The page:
Archives for posts with tag: first impressions

  

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The other morning I sat down at breakfast and noticed a little old man sitting next to me. I smiled and let the moment pass not thinking too much about it and not expecting much more from it.

A few minutes later, a little old woman join him. Having seen many old people eat breakfast before, I barely gave it a second thought. But, when the woman sat down I couldn’t help but overhear her talking. Then I couldn’t believe what I was hearing.

Almost as soon as she sat down she started complaining. This was not the average bitter old woman! I heard her say “That stupid bitch!” Immediately I was shocked. Everyone at my table must have heard it because it got silent. No one knew what to say. I mean how crabby can this old lady possibly be?! They must have said “stupid bitch!” about 5 times in a row. And it turns out she was mad because there was a lady in front of her at the omelette bar holding up the line because she didn’t know what she wanted. Whoa! I was floored! This lady was so old and crabby that the omelette line set her off.

A couple of minutes passed, and the old lady started talking to me. Well, to my friend. Apparently, this lady noticed the college shirt my friend was wearing and had something to say about it. I had no idea where or how this was going to go. I didn’t doubt my friend had just heard the omelette story. And I knew she would not deal with this lady’s attitude…. so here it goes… what will happen next…?

It turns out the old lady used to live in the same state as the college mentioned on my friends’ shirt. She was very fond of the area and that broke the ice to a casual conversation.

As it turned out,  I was celebrating my birthday. The lady and her husband were celebrating his birthday. As the conversation went on, I learned that the lady had survived breast cancer – twice.  She was proudly wearing pink T-shirt and advising all women who would listen to get checked out.

She had served in the Navy and was somewhat of a pin-up girl who became popular when she was caught on camera smoking cigars with some ranking officers.

When she was younger, she used to own a ’58 Chevy. She told us how she used to play chicken on the road and run from the cops. She got so illuminated when she was telling these stories. And she had no time for the guys who thought she couldn’t hold her own.

We reminisced about some college parties she used to go to after the football games.

It turns out she wasn’t bitchy at all – she was feisty! She was quite the character and a great random person to chat with. You never know who will cross your path or what story they have to tell.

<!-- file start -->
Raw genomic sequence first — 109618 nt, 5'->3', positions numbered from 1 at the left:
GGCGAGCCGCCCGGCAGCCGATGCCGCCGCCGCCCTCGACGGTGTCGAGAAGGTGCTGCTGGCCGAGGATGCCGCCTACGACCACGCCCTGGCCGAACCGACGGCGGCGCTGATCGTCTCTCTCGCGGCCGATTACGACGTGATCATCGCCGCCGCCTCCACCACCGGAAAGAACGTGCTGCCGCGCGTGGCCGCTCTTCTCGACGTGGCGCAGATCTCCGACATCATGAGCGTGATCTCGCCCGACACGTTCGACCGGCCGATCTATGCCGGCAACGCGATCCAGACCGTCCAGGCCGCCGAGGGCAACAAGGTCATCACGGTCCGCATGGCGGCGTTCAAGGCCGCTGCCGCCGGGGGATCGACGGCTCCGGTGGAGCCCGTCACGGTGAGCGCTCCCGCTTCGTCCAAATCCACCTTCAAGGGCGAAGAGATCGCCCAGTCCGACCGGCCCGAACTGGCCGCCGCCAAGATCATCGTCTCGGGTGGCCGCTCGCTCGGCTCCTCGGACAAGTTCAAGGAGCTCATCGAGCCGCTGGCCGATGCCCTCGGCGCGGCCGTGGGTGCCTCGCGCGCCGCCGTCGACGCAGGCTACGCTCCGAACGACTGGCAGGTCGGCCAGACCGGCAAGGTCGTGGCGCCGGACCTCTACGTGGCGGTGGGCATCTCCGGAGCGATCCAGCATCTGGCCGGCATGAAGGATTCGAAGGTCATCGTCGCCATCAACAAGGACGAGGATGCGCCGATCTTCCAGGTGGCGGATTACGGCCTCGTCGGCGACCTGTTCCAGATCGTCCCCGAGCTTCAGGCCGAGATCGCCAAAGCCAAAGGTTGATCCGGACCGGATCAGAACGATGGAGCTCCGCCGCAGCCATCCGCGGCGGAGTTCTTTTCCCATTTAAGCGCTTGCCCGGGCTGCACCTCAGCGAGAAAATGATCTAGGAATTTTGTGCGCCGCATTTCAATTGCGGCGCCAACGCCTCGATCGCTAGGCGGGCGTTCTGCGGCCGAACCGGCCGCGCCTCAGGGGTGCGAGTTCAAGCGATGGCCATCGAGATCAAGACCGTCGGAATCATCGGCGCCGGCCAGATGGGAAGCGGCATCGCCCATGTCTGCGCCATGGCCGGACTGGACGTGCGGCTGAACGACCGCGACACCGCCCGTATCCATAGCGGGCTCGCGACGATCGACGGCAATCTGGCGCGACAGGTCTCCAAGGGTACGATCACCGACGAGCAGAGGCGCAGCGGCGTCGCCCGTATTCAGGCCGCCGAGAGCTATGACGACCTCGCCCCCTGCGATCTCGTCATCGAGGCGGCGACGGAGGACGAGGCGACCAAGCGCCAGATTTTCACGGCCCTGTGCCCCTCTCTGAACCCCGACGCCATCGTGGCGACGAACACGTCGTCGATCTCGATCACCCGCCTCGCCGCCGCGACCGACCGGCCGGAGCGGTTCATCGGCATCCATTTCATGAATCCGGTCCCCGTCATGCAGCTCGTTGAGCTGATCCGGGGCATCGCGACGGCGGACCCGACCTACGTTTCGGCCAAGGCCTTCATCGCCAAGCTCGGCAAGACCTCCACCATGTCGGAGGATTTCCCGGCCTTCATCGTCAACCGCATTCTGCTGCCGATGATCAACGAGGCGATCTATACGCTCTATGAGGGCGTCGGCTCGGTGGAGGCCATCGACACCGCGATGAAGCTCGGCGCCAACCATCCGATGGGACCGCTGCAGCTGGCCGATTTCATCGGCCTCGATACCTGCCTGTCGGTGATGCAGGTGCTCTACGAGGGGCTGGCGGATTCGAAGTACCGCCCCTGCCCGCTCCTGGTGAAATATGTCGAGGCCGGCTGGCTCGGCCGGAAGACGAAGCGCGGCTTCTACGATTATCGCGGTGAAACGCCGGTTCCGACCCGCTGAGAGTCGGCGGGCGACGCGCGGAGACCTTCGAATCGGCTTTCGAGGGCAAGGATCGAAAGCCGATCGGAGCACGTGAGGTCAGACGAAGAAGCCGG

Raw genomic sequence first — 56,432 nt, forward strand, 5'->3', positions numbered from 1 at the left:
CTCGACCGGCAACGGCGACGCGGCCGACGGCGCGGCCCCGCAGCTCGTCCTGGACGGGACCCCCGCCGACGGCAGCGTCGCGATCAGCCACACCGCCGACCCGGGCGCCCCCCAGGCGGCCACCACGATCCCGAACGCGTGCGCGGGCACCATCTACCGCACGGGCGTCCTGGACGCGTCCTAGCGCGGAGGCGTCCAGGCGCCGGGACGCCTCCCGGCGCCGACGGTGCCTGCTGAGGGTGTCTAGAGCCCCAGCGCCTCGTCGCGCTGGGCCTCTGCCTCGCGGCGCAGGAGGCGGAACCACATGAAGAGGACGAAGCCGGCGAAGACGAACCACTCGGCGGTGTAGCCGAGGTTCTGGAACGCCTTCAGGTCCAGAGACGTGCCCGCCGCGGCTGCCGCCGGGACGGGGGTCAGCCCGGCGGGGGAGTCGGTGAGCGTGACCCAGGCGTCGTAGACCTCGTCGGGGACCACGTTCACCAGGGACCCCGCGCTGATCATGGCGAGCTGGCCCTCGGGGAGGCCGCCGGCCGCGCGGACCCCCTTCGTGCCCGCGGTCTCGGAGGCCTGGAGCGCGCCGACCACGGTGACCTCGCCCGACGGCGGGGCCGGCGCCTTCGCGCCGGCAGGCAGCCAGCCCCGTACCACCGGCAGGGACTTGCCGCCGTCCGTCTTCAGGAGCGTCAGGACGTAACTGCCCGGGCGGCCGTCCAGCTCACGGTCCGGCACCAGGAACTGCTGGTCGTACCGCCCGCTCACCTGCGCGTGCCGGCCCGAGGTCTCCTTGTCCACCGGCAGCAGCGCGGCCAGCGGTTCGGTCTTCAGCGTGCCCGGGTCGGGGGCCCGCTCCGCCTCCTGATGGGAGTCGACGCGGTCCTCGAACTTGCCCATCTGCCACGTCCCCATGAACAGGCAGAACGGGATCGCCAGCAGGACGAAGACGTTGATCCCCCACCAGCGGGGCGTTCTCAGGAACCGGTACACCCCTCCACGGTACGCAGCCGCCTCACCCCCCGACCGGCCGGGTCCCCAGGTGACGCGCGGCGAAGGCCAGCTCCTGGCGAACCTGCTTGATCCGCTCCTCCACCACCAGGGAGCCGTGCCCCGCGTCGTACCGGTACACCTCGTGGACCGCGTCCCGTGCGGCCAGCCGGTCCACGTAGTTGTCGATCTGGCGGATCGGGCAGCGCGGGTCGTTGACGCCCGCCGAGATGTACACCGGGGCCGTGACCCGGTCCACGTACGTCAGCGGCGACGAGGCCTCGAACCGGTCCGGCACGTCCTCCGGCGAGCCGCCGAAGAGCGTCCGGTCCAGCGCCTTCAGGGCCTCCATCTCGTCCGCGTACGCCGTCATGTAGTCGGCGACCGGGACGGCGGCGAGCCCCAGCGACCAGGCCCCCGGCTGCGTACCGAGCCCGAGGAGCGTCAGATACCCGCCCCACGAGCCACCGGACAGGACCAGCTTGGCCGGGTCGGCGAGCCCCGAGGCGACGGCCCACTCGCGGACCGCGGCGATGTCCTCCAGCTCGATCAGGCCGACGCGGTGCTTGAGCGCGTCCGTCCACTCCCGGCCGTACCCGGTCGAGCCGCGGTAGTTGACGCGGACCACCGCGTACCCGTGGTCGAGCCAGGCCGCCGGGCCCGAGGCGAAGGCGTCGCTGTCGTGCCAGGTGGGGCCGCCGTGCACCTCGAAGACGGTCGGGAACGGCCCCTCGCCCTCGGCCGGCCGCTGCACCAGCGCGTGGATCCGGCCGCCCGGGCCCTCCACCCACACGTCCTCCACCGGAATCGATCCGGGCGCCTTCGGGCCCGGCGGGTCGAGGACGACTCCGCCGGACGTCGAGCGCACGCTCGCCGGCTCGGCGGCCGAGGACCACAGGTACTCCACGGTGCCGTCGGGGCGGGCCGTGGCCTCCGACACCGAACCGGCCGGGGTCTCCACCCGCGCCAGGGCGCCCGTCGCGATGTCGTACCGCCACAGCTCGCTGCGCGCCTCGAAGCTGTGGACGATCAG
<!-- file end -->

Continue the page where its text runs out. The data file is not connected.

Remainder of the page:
Two lessons here:  1) Never underestimate the story of strangers. 2) Live your life as to have a wonderful story to share with others.

I was speaking with a friend last night and we got on the topic of first impressions. And they asked me “do you really think clothing affects first impressions or is that people just being shallow?”

I responded, Unequivocally, yes, dress matters – and here’s why:

Years ago a study of “cop-killers” was done. The interview went to prisons and spoke with people who had been convicted of killing a police officer. There was numerous things the study wanted to inquire about, but one surprising lesson came up about dress.

One of the inmates told the following story:

He said he woke up angry one day. He sat up in bed and told himself “You’re gonna kill a cop today.” He decided that the first police officer he came across, he would kill.

So, he said he got dressed and got on with his mission. He left his home for a walk, determined that he would kill the first police officer he saw.

They asked him if he carried out that plan, and he said “yes and no.” He went on to explain that the first officer he saw was directing traffic. The inmate reported that he stood at the corner of the intersection and watched the officer for about 10 minutes. He said there was a lot of opportunities when the officer had his back to him.

But as the inmate watched the officer, he saw that the officer had his uniform pressed. His shoes were shined. He appeared to be in good shape. The inmate said he got the impression that this officer was serious. He had his sh*t together. He appeared very professional. The inmate said that he felt that if he engaged in a shoot-out with this officer, the officer would react with his professionalism and seriousness and clearly win…. So he walked away. The officer never even knew he was there.